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American know-how

Cary Audio Design combines digital and analog technology in one powerful amp

Cary Audio Design is known around the world for vacuum tube components which are held in high esteem by most high-end consumers with whom I have spoken. However, many expressed their surprise when I told them about Cary's solid-state home theatre components and the Designer Series Class D amplifier under review here.


Blue LEDs, cut-crystal and aluminum fascia grace the face of Cary's digital amplifier.

This is the matching power amplifier to the C306 preamplifier, reviewed In TIE's last issue. The two units were not reviewed together because I believe that each has a place in someone's audio set-up, and not necessarily the same one. Also, I was waiting for a little more technical information from Dennis Had, master of the company he founded many years ago. While the technical stuff is important, I hold that the most consequential element of all electronics is the sound. I'll get to that after I describe the...

Like the C306 preamplifier, the A306 is a solidly made component constructed on a rigid chassis and wrapped in an aluminum enclosure. It's not an uncommon design but does look rather classy, thanks to the back-lit Cary Audio Design logo, which is made from cut crystal glass engraved with the logo and its blue LEDs glow when the amplifier is switched on.

The Sound
For my auditions, I used my own 12 year old Ethera Vitae speakers (made in Canada by Leo Lewis of Ottawa, ON) and the German-made Elac 607 X-Jets (reviewed in Vol.17, No 2). The source components were the Audio Aero Prestige SACD player (reviewed in Vol. 17, No. 3) as well as the soon-to-be-reviewed Cary CD player. All wiring was done with Nordost Valhalla cables and the Thor power distribution unit (reviewed in Vol.16, No. 4) which was connected in the system to the Exact Power line conditioner (reviewed in Vol.16, No. 3). I also used the C306 preamplifier to assure synergy.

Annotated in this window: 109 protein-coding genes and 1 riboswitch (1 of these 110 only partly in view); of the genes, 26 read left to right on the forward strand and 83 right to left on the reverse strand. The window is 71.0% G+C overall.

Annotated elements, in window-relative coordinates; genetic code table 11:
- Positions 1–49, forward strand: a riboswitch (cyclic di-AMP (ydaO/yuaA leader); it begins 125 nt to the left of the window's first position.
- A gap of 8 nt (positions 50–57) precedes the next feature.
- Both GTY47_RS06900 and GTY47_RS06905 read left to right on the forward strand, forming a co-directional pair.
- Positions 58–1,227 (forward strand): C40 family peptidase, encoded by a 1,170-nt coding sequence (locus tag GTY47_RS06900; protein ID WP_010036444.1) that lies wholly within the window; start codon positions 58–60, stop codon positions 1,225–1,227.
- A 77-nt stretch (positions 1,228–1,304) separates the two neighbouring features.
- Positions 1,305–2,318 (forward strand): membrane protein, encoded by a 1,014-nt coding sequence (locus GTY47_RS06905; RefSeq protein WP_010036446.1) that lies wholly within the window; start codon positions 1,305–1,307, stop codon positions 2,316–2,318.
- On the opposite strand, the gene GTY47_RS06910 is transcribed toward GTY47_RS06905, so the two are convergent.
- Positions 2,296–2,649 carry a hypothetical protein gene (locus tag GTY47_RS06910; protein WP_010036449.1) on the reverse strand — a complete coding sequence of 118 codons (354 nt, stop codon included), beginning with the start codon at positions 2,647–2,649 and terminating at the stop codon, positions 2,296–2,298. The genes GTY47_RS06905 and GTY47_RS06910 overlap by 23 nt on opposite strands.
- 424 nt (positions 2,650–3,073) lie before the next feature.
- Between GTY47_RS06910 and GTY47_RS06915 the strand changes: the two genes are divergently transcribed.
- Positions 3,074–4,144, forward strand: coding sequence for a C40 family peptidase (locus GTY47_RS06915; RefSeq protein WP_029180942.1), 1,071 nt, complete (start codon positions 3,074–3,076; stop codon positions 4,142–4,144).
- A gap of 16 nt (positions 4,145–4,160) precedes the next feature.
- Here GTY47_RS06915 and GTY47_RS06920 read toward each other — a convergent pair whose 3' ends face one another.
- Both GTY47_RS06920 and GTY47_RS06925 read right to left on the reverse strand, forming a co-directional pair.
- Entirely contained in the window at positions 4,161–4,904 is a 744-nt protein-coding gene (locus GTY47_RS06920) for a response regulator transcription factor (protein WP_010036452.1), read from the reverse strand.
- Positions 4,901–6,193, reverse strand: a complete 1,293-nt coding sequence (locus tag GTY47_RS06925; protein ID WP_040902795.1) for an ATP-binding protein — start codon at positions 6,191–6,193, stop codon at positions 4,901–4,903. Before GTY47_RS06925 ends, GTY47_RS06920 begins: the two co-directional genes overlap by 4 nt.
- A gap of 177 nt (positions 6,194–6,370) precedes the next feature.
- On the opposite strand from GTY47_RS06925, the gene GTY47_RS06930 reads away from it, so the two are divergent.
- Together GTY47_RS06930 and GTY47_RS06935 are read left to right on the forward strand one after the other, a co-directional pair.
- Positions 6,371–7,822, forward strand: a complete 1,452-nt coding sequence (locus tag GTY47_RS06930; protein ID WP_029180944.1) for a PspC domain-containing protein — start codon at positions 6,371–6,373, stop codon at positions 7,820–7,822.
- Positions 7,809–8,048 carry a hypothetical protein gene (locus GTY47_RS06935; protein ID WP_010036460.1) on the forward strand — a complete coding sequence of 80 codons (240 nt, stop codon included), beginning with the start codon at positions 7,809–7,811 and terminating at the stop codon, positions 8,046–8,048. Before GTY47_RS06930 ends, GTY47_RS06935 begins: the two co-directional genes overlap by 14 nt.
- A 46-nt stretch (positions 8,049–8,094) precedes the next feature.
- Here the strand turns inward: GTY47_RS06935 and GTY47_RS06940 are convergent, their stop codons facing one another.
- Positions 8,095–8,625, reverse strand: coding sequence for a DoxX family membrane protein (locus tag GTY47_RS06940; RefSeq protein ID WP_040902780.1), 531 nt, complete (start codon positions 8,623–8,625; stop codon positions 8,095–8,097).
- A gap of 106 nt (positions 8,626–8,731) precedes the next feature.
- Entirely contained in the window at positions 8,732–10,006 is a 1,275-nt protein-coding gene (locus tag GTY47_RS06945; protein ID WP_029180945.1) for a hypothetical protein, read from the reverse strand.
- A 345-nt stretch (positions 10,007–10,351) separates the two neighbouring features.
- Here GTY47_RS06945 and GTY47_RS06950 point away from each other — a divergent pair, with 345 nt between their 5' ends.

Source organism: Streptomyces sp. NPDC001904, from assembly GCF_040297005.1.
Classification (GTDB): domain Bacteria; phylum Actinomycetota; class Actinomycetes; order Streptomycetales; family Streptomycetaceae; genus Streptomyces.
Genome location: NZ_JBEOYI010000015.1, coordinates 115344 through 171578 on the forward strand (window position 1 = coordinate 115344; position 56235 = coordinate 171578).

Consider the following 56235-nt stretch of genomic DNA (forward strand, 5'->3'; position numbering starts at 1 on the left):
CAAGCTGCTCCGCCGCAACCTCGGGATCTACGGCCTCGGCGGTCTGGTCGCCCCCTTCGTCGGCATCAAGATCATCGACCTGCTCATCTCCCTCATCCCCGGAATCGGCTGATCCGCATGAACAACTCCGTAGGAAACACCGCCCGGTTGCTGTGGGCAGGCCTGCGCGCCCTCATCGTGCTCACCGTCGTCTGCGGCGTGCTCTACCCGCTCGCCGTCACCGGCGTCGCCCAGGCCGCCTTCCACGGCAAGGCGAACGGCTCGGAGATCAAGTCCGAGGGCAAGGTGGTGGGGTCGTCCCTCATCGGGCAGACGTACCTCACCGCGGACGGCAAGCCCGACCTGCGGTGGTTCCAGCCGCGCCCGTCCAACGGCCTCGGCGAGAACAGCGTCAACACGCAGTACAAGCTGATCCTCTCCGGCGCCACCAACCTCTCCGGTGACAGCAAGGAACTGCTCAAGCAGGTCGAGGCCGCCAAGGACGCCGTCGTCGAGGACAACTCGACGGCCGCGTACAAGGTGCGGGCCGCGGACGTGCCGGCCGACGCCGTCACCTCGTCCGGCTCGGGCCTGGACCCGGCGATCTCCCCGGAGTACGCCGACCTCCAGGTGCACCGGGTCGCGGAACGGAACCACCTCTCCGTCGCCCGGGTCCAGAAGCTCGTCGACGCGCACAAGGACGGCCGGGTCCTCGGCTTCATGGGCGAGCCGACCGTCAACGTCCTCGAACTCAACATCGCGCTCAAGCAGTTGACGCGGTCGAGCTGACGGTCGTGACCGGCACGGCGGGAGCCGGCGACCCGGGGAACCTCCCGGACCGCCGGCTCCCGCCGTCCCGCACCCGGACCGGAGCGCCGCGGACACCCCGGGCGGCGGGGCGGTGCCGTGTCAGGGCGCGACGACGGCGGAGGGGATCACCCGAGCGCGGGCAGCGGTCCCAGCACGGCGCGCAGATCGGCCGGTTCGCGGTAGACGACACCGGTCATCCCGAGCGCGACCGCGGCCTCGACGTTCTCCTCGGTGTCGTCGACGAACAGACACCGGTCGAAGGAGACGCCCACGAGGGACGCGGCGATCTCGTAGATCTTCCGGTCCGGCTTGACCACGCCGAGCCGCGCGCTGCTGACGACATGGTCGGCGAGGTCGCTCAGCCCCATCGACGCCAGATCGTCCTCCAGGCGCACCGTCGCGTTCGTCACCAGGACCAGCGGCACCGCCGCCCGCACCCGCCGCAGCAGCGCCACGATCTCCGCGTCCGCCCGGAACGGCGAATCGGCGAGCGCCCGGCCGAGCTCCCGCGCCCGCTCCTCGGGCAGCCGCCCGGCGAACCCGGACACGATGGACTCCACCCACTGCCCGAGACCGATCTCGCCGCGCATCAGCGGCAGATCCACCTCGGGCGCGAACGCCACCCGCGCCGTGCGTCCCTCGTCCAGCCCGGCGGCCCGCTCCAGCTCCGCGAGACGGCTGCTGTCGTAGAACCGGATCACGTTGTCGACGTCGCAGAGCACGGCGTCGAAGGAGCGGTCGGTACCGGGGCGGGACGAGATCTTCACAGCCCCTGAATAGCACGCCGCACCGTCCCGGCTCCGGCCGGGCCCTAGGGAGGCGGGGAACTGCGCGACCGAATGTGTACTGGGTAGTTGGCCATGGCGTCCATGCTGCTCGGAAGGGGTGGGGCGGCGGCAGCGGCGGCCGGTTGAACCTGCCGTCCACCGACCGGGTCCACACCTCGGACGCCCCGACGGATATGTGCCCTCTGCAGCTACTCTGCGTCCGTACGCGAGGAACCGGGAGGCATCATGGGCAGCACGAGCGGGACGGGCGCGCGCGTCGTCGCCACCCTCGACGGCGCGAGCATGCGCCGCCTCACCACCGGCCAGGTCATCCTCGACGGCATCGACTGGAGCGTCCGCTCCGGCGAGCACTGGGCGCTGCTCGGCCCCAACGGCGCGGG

The amp took about a week to fully burn in and settle to its ideal operating condition. This was done simultaneously with the C306 preamplifier, and when I was satisfied that everything was in good working order, I began my serious listening tests using the Elac speakers that I had just reviewed. Expecting to hear a somewhat hard, digital sound, I was taken aback after listening to just a few bars of music. First of all, there are no digital idiosyncrasies or other sonic peculiarities. In fact quite the opposite is true. Dennis Had has managed to introduce some of his signature tube sound to the A306, and that was one heck of a surprise. The Elacs sport an upgraded Heil Airmotion Transformer for the high frequencies and they reacted to the A306 as though they were connected to a good single-ended tube job - amazing! The highs were sweet, smooth and crystal clear demonstrating the amp's ability to resolve ultra high frequencies, perhaps even a touch better than some single-ended tube amps. Upper midrange (from about 2600Hz to about 5000Hz) was a bit bolder than I expect from tube gear, but exhibited impressive detail and resolution all well balanced with upper and lower frequencies. Pure midrange (from about 160Hz to 1300Hz) again blended well with the segments above and below and low and behold there were plenty of harmonics, very much as I'd expect from enticing tubes.